I acquired this telescope as a loaner to test some filters I was developing to reduce the intrusion of chromatic aberration.
Rules are being broken here. A 6 inch refractor should be f/18-f/20 to decrease the chromatic aberration to acceptability and f/8 is too short. Of course a f/18 6 inch refractor would require an extremely sturdy mount which translates to high price. The mount and tripod proved to be very wobbly. A good portion of the fault goes to the light aluminum legs. Replacing the aluminum tripod with oak removed most of the problem. To make the telescope comfortable you should have the equatorial head that is 6 feet or slightly higher. This makes it an enormous telescope.
Optically, this telescope is good not great. Globular star cluster are viewed in glory. Planets and high definition objects suffer as a result the chromatic aberration.
As an optical engineer I developed a filter that maintains high transmission in most of the visible spectrum and still maintains some natural color rendition by permitting some of the blue through.
In a direct comparison to my 5 inch Intes Micro MakNewt the CR150 took second place except light gathering power. The MN56 has world class optics and is difficult to overcome. The CR150 is a surprisingly good telescope for viewing globular star cluster and in this regard more enjoyable than the MN56. For lunar, planetary, and double stars it is the MN56 all the way. As an aside, the MN56 is on the order of 2 to 3 times more expensive when properly equipped.
With the chromacor from Aries the CR150 could be elevated to a much better performing telescope. In some ways I regard the CR150 as somewhat inferior to its little brother the C102HD.
As a conclusion the CR150 is not a perfect scope, but it has its place. It handles deep sky objects well. If you can't handle blue halos around bright objects then go to something else
Submitted by Al Misiuk - AlMisiuk@email.msn.com - Seattle, Washington
Being a user of
6" and 9" APO scopes, I had the use of a CR 150 Refractor for a
With no full Moon a good test for false
color on the outer edges would have to wait. The next best object would have
to be Jupiter and some bright stars. With the reviews that Iíve read itís
been said that this scope starts to breakdown somewhere between 300 and 350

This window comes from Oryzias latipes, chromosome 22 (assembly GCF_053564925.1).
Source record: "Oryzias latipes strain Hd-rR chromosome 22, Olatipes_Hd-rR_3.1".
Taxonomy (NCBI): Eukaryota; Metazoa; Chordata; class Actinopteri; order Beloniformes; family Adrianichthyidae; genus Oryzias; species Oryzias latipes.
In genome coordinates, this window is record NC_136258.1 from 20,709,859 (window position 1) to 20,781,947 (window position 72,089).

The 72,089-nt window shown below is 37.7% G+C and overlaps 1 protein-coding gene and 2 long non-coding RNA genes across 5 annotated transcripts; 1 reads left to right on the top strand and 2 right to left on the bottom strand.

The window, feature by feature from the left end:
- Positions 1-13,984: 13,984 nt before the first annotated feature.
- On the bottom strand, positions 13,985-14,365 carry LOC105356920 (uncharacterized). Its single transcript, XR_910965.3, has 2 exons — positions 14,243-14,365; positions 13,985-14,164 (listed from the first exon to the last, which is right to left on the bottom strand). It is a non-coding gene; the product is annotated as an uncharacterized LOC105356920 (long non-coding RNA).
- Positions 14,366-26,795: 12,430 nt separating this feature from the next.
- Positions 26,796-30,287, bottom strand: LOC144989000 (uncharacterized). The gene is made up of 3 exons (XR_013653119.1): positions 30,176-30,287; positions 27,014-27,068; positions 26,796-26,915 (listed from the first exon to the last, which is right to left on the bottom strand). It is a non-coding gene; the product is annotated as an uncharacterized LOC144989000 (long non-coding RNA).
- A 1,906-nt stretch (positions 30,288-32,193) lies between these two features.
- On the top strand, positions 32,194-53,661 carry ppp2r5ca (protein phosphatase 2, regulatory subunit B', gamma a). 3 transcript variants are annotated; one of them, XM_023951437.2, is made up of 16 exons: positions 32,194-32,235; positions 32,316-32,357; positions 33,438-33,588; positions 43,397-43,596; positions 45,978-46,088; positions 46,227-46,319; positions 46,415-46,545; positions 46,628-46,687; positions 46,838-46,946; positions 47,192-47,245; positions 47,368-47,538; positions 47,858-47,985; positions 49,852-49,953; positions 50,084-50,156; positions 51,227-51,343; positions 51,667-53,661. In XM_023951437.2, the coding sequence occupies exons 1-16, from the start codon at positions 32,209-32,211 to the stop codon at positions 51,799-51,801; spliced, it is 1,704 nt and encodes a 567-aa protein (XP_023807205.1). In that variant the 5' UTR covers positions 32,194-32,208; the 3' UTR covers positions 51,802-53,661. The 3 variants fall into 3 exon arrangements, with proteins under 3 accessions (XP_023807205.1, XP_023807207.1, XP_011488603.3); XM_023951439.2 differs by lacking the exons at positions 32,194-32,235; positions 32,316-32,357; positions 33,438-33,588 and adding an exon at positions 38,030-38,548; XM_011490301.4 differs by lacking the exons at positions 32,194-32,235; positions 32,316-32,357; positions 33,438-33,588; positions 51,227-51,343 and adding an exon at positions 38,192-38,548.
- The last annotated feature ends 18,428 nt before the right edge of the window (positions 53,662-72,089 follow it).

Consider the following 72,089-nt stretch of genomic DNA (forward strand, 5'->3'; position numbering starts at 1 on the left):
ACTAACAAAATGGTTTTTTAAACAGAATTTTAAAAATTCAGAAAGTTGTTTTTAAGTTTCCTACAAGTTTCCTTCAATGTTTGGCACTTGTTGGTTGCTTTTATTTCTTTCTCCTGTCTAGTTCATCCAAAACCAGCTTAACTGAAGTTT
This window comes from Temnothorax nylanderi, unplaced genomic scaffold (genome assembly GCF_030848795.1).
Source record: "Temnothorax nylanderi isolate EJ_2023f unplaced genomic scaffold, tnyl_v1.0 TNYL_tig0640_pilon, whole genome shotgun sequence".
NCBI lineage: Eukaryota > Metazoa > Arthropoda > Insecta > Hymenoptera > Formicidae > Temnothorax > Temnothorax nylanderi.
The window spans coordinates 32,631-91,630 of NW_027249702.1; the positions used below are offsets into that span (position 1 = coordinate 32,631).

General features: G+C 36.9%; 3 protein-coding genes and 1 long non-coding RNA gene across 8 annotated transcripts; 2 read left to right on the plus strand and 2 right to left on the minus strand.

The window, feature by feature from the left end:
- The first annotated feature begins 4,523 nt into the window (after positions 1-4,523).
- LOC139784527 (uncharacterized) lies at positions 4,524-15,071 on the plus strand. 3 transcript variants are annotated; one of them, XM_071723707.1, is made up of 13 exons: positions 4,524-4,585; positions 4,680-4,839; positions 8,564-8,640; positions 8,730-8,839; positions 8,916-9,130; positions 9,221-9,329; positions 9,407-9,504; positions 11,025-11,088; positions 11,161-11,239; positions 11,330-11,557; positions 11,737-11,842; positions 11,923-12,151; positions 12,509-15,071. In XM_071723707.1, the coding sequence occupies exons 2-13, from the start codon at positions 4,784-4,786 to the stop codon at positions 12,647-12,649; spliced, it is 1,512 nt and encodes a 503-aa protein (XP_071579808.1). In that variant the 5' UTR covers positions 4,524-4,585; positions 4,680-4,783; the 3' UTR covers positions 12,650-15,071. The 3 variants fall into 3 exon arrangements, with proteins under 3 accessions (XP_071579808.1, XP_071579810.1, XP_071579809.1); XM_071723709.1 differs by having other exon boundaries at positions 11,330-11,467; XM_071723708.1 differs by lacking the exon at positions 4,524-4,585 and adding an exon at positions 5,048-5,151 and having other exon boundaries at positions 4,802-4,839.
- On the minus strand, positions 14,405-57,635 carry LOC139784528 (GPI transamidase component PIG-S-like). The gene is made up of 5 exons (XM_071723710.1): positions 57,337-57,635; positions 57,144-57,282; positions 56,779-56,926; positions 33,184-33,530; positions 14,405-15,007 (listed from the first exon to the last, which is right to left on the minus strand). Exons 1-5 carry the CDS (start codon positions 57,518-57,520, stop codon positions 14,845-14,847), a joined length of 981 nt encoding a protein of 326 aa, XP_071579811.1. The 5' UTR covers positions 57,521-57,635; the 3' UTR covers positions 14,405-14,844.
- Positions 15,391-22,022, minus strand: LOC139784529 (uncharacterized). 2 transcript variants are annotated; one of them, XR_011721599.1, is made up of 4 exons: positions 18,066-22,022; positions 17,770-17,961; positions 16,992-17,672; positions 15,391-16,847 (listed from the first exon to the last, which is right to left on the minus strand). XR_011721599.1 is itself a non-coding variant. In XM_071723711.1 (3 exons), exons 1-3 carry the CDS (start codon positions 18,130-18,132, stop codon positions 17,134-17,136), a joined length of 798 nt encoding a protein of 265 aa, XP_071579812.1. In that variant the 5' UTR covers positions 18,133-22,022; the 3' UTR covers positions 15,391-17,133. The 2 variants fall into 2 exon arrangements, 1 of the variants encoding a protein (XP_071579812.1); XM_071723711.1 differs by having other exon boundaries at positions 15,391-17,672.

power so I knew that the planetary observers would not be too happy. I had
each observer write down what they had seen as far as sharpness and contrast
went, and their thoughts on the amount of false color. John was the youngest
with an eye for contrast so he would be the first to use the scope. He was
very surprised at the contrast and sharpness of detail that could be seen at a
power range of between 171x to 425x using orthoís and Siebert Optics 7mm and
10mm eyepieces. As for the issue of the amount of false color,
he wrote in his observations that it was not as bad as most of the
reviews that he had read on this scope. He had seen more of a faint yellow at
My turn on the scope would come two days later. Using the
scope in my backyard with no one around is the why I like to test eyepieces and
telescopes. I had set the scope on my G11 mount. I wanted a good stabilized
platform to work with, and I must say that with an 80mm Burgess scope sitting on
top of the 6", this setup was
no lightweight, being somewhere around 24lb. The first thing that I did was to
take off the focuser and place a custom made 2" B&D focuser ( available
through burgessoptical.com ) on the scope. The stock focuser on this scope was
very smooth, but Iím spoiled on using nothing but the best focusers and they
get no better than a B&D focuser. Jupiter was going to be my first object,
and I wanted to compere my views to Johns to see how close my observation would
be to his. I must say that I was very amazed at the contrast and sharpness that
I could see. At 240x six belts and some festoons could be seen. At 350x more
belts and zones with greater festooning could be observed with ease. As for
false color I was amazed to see that it was not bad at all and must say that the
view was the same as what John had seen. On the limb of the full Moon, there is
more of a yellow than violet color. Even though there was color to be seen, it
was not taking away from the sharpness or contrast in the view.
Either this scope has great optics compered to others that have gotten bad reviews, or the reviewers are one sided to comparing this scope to APOís ( which is not the thing to do ), or there are a lot of bad CR150's out there. If you buy from a dealer that you know has a good return policy if you get a bad one, then these scopes are worth looking into. The one that Iíve tested is a very good sample that I was able to do some serious observing with. Yes there is false color, but if your use to seeing no color at all, then the smallest amount of color can turn some totally off and give bad review ratingís to this scope. Iíve seen two other CR150's and they both had very good optics. The scope in this review I ended up buying and will use it a lot, and Iím an APO user. As for the amount of useable power, 425x is great for a classical refractor working at f/8.
Review by Don Regan Director of the Deep Sky Observatory located in upstate New York. Using 6" f/8 custom made Refractors for Planetary observing, and a 12"SCT for super novae research.
Submitted by Don Regan - firstname.lastname@example.org - New York